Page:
Many people in the wealthier, industrial world want to know more about where their food comes from and can enjoy the benefits of having more local foods and access to healthier foods.

Developing countries — especially in Latin America, Africa and Asia — rely on land and water to sustain a simple livelihood. About one in eight people (870 million) in developing countries experience chronic hunger.

Floros said K-State’s commitment is about developing a better understanding on how to produce the right amount and type of food that is safe and nutritious, “and getting it to the people.”

“When you put all of this together, with the complexity of the food system…it is extremely important that the decisions we make from here on out are the right decisions,” he said. “One wrong decision can truly take us down the wrong path, and a few years from now we might not be able to produce enough food to feed all the people on the planet.”

More information about K-State’s global food systems initiative is available online at www.ksu.edu/globalfood.

Source: Kansas Ag Connection

Leave a Reply

Management Stories

StewardshipMichigan Agriculture Leaders On Toledo Water Ban: We Want To Be Part Of The Conversation
August 8, 2014
Leaders of Michigan agricultural organizations said Thursday that the government should not have a “knee-jerk reaction” based on last weekend’s water ban in Toledo due to fertilizer run-off in Lake Erie. Read More
ManagementRussia Bans U.S. And EU Ag Product Imports In Ukraine Sanctions Battle
August 7, 2014
Russian President Vladimir Putin has banned the import of agricultural goods from countries that have imposed sanctions on Russia. Read More
EmployeesAsmark Institute Dedicates New Training Center To Ford West
August 6, 2014
The Asmark Institute plans to recognize the retired industry leader's years of service to the fertilizer industry at the new state-of-the-art facility in Owensboro, KY. Read More
LegislationUSDA: Quick Implementation Of Disaster Assistance Programs A ‘Top Priority’
July 9, 2014
USDA has processed 106,000 payments to farmers in 40 states across the country who suffered livestock and grazing losses between Oct. 2011 and passage of the 2014 Farm Bill. Read More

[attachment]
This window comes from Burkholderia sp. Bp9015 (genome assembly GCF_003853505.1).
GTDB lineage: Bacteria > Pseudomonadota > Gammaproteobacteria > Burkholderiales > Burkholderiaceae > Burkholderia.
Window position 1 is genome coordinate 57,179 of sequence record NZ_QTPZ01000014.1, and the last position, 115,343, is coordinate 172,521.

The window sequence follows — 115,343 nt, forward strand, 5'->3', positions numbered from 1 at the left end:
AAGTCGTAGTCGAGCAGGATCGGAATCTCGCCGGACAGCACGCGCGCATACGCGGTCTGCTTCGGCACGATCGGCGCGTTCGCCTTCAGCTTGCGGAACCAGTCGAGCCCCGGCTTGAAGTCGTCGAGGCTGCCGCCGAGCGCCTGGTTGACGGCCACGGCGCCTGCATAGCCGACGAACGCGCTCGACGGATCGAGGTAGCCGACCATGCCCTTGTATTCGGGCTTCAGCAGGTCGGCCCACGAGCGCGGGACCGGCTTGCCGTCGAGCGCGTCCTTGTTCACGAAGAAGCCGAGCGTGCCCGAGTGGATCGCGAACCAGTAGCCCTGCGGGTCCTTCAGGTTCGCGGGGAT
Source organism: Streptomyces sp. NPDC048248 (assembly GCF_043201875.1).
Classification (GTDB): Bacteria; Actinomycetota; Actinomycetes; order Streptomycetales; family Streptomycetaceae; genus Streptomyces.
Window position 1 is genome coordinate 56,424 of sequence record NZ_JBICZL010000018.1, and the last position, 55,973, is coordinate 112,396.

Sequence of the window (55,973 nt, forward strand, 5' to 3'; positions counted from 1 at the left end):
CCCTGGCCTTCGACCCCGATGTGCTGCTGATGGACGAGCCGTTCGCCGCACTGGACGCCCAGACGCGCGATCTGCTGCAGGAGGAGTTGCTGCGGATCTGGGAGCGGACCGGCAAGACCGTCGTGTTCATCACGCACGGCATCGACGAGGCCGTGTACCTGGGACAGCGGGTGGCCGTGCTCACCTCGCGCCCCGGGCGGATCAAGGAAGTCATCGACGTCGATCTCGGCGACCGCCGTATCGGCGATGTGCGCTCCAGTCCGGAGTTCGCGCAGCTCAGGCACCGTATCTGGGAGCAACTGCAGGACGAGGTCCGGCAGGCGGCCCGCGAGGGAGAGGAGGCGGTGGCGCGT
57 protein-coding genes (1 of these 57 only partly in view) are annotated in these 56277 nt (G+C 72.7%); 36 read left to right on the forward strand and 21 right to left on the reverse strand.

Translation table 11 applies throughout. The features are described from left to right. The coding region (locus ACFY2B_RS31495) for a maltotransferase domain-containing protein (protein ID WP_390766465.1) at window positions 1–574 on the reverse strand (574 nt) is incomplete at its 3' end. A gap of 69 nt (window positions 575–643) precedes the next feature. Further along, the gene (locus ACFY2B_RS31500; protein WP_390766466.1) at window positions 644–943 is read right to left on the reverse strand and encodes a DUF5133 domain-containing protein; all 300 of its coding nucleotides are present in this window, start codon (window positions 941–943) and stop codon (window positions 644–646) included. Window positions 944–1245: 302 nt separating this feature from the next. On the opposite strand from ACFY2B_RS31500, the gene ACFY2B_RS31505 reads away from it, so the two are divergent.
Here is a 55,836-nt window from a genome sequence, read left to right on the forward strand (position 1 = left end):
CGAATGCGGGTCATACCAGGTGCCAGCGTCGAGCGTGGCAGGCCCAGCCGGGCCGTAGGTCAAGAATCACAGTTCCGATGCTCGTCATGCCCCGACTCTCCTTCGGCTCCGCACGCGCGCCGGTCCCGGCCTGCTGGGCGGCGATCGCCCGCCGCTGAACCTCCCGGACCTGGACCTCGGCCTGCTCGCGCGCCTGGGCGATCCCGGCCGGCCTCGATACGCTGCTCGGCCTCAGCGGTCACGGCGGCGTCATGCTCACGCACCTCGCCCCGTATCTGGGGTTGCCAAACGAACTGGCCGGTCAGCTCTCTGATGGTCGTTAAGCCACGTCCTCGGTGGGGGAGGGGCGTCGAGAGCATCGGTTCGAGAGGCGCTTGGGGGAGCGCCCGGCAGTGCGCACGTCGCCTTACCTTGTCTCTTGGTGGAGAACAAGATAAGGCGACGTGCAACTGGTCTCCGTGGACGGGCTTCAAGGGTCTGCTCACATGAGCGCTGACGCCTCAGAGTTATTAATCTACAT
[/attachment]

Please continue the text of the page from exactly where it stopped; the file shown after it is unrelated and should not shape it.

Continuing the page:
Trending Articles

FertilizerFall Fertility 2014: Forecasting Fertilizer Use
September 7, 2014
Great crops this year have tapped the soil, and fall work is definitely called for, but how challenging will that get? Read More
CropLife 100CHS To Build $3 Billion Fertilizer Plant In North Dakota
September 5, 2014
The fertilizer plant in Spiritwood will be the single largest investment in CHS history, as well as the single largest private investment project ever undertaken in North Dakota. Read More
EquipmentNew Holland Acquires Miller-St. Nazianz
September 3, 2014
The assets of Miller acquired as part of the transaction will become part of New Holland Agriculture, a CNH Industrial brand, building on a successful four-year partnership between the two companies. Read More
CropLife 100Pinnacle Acquires East Kansas Chemical
September 2, 2014
Ranked 82nd on the CropLife 100, East Kansas Chemical will operate as part of Pinnacle's Performance Agriculture brand. Read More
MAGIE 2014 ShowStopper
EquipmentJohn Deere Again Wins MAGIE ShowStopper Award
August 25, 2014
For the second consecutive year, John Deere was honored at the Midwest AG Industries Exposition (MAGIE) for its new R4045 sprayer. Read More
ManagementExpert To Discuss Farmland Value, Rent At Farm Science Review
August 18, 2014
While cropland values in Ohio increased in the past two years, they have remained flat in 2014, declining in some cases, according to an Ohio State University agricultural economist. Read More

Latest News

Equipment2014 Product Of The Year Voting
September 19, 2014
Many new products were introduced to the ag retail marketplace this year. From this group, CropLife IRON and its consulting partners have selected five finalists for the Product of the Year award. Please cast your vote today to help us determine the winner. Read More